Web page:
Obituary » Loretta Blackmon-Strayhorn
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June 9, 1937 – June 20, 2021
Burial Date July 3, 2021
Funeral Home J. C. Battle & Sons Funeral Home
Cemetery Oak Hill Cemetery
Church Gray Road Church of Christ
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Loretta Blackmon-Strayhorn, loving mother of Celestine Stewart (Samuel), passed Sunday, June 20, 2021 Age 84 years.
Visitation Saturday, July 3, 2021 from 11:00 AM until 12:30 PM at Gray Road Church of Christ 4826 Gray Rd, Cincinnati, Ohio 45224.
Traditional service on Saturday, July 3, 2021 at 12:30 PM at Gray Road Church of Christ.
Burial at Oak Hill Cemetery, Cincinnati, Ohio.
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Lady Strayhorn, Sincere and Earnest!
Loretta Strayhorn was born June 9, 1937 in Montgomery, Alabama to her parents, Willie Joe and Alberta Blackmon, she was their only child. In 1946, Loretta’s mother moved to Cincinnati, as a single parent, to live with her sister until she found a job. At the young age of ten, Loretta became the Lady of the House because her mother had to work long hours. Her mother taught her how to clean, wash, iron, and cook, including baking homemade rolls, cakes, and pies.
At age eleven, Loretta was given the responsibility of making sure the bills got paid on time. At that time, business hours were strictly Monday through Friday, 9am-5pm. When Loretta finished the school day, she had to return home to start dinner before her mother’s arrival from work. Also, when the bills were due, she would spend 10 cents to take the bus downtown to make sure they were paid on time. This taught Loretta in many ways how to manage money and how to survive with what she had.
Loretta attended Stowe School in the West End, then graduated from Old Woodward High School in the class of 1955. Her first job after high school was at Children’s Hospital. In 1957, she was accepted to Central Vocational School of Nursing. That same year, she married Sherman Strayhorn, and from this union five children were born: Celestine, Yolanda Faye, Daphne Denice, Sherman Jemal and Shannon Gerard. They brought them up in the admonition of the Lord. After 37 years of marriage, Loretta lost her husband to a massive heart attack. She always felt that she and her family suffered a great loss. However, they made God the relieving force in their lives. Loretta took his seat on the Council in the Village of Woodlawn and served until the term ended.
Loretta left nursing school because, at that time, she said, “you could not have a baby and attend nursing school. How quaint.” Later down the road, she became a certified C.N.A and worked in hospitals, nursing homes, and private duty. However, in the 1970s, after deciding to do something different, Loretta was hired at Ford Motor Company working on the assembly line for twelve years. She took an early retirement from Ford in order to care for her mother, who at that time had a terminal illness. After the death of her mother, Loretta’s next job was working with children. She worked as a teacher’s aid for grades one through six at Lincoln Heights Elementary School, at Stewart Elementary in the Extended Day program in the Princeton District and for Central Academy Montessori School.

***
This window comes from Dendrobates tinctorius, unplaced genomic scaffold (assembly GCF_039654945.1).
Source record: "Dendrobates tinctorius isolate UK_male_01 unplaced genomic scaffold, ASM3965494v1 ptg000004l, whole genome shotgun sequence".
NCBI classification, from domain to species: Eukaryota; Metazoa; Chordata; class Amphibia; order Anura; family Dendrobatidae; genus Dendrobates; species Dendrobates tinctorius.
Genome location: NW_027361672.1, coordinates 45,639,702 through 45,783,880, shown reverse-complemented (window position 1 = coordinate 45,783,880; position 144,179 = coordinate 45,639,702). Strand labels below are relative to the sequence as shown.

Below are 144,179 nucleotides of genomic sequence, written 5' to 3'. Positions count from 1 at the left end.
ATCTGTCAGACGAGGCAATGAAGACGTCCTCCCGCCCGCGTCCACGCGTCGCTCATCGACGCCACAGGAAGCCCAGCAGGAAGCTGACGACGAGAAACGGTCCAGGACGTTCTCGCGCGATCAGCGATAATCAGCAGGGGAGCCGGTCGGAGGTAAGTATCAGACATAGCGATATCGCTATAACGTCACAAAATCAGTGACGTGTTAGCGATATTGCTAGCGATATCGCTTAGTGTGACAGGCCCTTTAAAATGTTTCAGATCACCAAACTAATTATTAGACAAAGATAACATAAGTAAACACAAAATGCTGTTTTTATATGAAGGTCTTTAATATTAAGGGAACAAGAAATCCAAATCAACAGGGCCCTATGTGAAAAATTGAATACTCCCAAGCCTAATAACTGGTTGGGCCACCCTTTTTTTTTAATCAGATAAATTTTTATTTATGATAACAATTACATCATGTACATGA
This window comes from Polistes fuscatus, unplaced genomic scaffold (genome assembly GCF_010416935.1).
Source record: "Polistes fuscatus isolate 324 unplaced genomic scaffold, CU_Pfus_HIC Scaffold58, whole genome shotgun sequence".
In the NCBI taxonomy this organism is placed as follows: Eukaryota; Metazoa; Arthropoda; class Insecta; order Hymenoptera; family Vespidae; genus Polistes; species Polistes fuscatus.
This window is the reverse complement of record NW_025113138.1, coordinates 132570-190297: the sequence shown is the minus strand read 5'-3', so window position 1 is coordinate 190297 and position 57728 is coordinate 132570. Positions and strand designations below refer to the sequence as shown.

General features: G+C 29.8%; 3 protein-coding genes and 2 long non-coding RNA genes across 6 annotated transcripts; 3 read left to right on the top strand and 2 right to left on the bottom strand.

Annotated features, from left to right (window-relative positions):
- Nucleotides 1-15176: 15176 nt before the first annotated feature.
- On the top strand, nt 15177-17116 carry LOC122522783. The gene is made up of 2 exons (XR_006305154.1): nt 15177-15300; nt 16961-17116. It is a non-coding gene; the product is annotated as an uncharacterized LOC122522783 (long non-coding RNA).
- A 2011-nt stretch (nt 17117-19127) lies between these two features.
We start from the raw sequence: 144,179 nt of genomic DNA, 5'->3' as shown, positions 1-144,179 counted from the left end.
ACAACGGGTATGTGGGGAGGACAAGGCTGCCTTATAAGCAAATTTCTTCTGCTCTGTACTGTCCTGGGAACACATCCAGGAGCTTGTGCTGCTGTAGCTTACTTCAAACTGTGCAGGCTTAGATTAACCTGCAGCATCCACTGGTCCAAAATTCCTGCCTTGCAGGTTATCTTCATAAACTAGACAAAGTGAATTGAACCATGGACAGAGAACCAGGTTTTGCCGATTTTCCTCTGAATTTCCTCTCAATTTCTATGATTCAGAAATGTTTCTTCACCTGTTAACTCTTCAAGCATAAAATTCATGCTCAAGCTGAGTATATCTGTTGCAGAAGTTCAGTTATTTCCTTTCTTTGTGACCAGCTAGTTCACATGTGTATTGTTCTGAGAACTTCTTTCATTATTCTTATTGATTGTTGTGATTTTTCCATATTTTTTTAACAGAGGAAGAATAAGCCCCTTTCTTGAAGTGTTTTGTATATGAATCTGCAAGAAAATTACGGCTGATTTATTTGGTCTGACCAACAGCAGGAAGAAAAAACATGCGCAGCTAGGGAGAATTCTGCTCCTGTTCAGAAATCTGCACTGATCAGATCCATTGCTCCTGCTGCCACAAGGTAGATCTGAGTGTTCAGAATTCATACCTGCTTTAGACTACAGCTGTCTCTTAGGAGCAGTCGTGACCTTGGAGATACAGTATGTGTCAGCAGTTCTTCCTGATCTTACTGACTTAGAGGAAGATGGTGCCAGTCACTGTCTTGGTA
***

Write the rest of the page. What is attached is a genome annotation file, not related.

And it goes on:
The next phase of Loretta’s life was to open a daycare center. She took a two year course and earned a C.D.A. (Child Development Associate) from the Council for Early Childhood Professional Recognition in Washington, D.C., and received an award in recognition of outstanding work with young children. She also administered infant care in her home for young working mothers. Regarding child care, Loretta said, “I very quickly changed my mind about the day care center. Age is a great factor when you work with children everyday; although, it is a good feeling to see children grow and mature, especially if you’ve had a part in their growth.”
As a lifelong member of the Church Of Christ, Loretta Strayhorn put God first and has built a legacy built on love, family and helping others. Her absence will be felt by all who knew and loved her. She will be dearly missed.
To my Church Family:
When I’m feeling low
Or in despair
Lift up my heart
And keep me in prayer
– Sister Loretta Strayhorn
Ecclesiastes 3: 1-8
There is a time for everything, and a season for every activity under the heavens: a time to be born and a time to die, a time to plant and a time to uproot, a time to kill and a time to heal, a time to tear down and a time to build, a time to weep and a time to laugh, a time to mourn and a time to dance, a time to scatter stones and a time to gather them, a time to embrace and a time to refrain from embracing, a time to search and a time to give up, a time to keep and a time to throw away, a time to tear and a time to mend, a time to be silent and a time to speak, a time to love and a time to hate, a time for war and a time for peace.